Waatea News Update

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Location: Auckland, New Zealand

Friday, November 28, 2008

Climate change on Poland agenda

Green MP Metiria Turei wants Maori farmers to lead the way on climate change.

The United Nations is holding climate talks in Poznan, Poland next week in preparation for a major gathering in Copenhagen next year which will try to hammer out a new Kyoto-style deal.

New Zealand will have an 18-person team at the hui.

Ms Turei says this country should resist the temptation to exclude agribusiness ... such as farming... from any new international agreement.

“Maori who are involved in agribusiness, and this includes many of the incorporations where Maori whanau have shares, does need to take responsibility for its agricultural emissions and be leaders in managing the environmental impacts. They also need to lead the agriculture sector in accepting there are emissions that arise from that industry and they must be managed by that industry,” Ms Turei says.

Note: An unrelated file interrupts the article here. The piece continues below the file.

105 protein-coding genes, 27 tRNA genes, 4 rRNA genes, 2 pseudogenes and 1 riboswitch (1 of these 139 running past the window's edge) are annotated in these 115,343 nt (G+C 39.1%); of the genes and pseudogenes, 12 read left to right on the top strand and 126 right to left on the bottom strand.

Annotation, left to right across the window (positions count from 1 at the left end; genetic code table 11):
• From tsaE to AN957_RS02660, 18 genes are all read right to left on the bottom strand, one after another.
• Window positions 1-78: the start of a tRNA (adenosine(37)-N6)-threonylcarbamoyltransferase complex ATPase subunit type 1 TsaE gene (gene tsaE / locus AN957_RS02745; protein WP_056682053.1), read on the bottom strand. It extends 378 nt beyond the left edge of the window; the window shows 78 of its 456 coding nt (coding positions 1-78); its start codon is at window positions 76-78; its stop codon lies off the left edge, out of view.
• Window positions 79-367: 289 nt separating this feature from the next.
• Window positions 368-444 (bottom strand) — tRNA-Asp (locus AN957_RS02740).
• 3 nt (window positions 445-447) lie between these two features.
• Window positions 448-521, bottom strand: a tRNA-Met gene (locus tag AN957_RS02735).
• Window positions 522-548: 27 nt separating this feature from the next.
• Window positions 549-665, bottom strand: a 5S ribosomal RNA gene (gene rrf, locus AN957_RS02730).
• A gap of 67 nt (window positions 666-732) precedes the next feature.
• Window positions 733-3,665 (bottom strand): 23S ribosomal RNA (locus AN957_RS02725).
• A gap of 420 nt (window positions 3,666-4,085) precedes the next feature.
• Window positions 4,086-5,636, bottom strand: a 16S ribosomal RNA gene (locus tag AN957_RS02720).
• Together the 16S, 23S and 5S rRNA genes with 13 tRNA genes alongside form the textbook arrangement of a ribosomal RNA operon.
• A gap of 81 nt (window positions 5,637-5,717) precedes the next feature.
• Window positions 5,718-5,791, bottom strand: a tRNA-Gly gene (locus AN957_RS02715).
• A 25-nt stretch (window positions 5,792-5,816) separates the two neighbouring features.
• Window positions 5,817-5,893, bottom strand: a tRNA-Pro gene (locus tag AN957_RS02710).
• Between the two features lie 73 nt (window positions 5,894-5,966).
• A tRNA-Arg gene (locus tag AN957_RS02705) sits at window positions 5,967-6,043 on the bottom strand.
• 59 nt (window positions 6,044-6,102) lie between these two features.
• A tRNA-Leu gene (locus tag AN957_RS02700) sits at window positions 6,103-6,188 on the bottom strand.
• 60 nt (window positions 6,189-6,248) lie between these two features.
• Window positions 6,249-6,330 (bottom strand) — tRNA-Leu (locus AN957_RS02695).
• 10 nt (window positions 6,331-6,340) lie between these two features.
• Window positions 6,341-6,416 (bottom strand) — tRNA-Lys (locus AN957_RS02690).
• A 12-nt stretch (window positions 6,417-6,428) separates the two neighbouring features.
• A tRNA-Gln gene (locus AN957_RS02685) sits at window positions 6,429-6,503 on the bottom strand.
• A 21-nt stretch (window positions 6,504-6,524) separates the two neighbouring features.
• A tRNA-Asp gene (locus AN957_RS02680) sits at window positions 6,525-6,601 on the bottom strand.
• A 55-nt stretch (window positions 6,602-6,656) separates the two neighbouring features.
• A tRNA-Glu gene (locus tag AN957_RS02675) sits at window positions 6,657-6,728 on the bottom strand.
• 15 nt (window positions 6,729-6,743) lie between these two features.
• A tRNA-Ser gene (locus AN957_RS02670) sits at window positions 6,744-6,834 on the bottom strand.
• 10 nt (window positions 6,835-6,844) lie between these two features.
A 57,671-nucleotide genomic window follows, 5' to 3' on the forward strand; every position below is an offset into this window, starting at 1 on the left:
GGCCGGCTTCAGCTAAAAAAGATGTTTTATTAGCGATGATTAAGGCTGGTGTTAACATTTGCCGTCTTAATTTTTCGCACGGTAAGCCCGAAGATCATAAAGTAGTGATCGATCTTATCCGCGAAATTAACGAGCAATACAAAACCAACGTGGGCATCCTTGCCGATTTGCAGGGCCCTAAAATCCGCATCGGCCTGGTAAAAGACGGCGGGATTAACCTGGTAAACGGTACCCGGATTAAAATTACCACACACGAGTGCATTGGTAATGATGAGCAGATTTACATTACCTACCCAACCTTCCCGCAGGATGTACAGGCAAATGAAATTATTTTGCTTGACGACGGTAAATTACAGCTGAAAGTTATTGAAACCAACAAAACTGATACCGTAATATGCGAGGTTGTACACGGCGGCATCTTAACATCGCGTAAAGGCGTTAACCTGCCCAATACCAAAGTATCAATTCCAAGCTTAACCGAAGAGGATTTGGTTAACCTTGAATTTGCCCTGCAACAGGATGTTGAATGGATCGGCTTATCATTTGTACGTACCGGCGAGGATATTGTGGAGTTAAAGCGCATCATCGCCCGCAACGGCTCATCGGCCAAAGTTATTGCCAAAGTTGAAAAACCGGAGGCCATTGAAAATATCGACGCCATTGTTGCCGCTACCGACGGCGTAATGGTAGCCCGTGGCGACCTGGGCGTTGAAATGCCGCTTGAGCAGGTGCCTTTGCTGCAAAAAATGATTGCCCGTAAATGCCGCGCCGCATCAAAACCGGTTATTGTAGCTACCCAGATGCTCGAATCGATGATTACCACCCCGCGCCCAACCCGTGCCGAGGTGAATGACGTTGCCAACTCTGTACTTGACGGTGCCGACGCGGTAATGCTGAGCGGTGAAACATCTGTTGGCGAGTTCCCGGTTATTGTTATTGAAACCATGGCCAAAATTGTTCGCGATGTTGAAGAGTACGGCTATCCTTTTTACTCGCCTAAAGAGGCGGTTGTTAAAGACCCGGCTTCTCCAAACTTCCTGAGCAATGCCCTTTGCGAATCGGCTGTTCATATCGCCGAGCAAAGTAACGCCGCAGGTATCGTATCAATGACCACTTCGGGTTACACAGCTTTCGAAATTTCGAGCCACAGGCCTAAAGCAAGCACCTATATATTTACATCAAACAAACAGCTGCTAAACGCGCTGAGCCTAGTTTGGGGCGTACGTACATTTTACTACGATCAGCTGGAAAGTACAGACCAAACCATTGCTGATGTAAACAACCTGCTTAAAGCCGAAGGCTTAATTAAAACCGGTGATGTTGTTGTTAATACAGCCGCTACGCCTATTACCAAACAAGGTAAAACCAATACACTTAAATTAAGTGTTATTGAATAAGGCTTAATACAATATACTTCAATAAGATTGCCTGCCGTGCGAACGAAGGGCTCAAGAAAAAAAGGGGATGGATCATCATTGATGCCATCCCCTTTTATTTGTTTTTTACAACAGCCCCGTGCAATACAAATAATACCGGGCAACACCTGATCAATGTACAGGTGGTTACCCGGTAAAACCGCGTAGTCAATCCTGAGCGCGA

The new Government needs to respect New Zealand's global obligations under the Kyoto protocol and build on the leading role it has played in the emission reduction debate in the past.


An East Coast community is going back to school to tackle the problem of violence against women and children.

Natana Tare, who works with a Ngati Porou Hauora Counselling and Support Services team based in Ruatoria, says it identifies community leaders and gives them skills to spread the word that violence is not ok.

A lot of the work is with rangatahi, and the region's schools have opened their doors.

“In Hiruharama kura where the school has allowed us to approach it from a tikanga-based model, for example doing it through the mau rakau concept, utilising our own community to facilitate that,” Mr Tare says.

Ngati Porou Hauora is also linking social services that may need support, such as the women's refuge, with kaumatua who are prepared to contribute.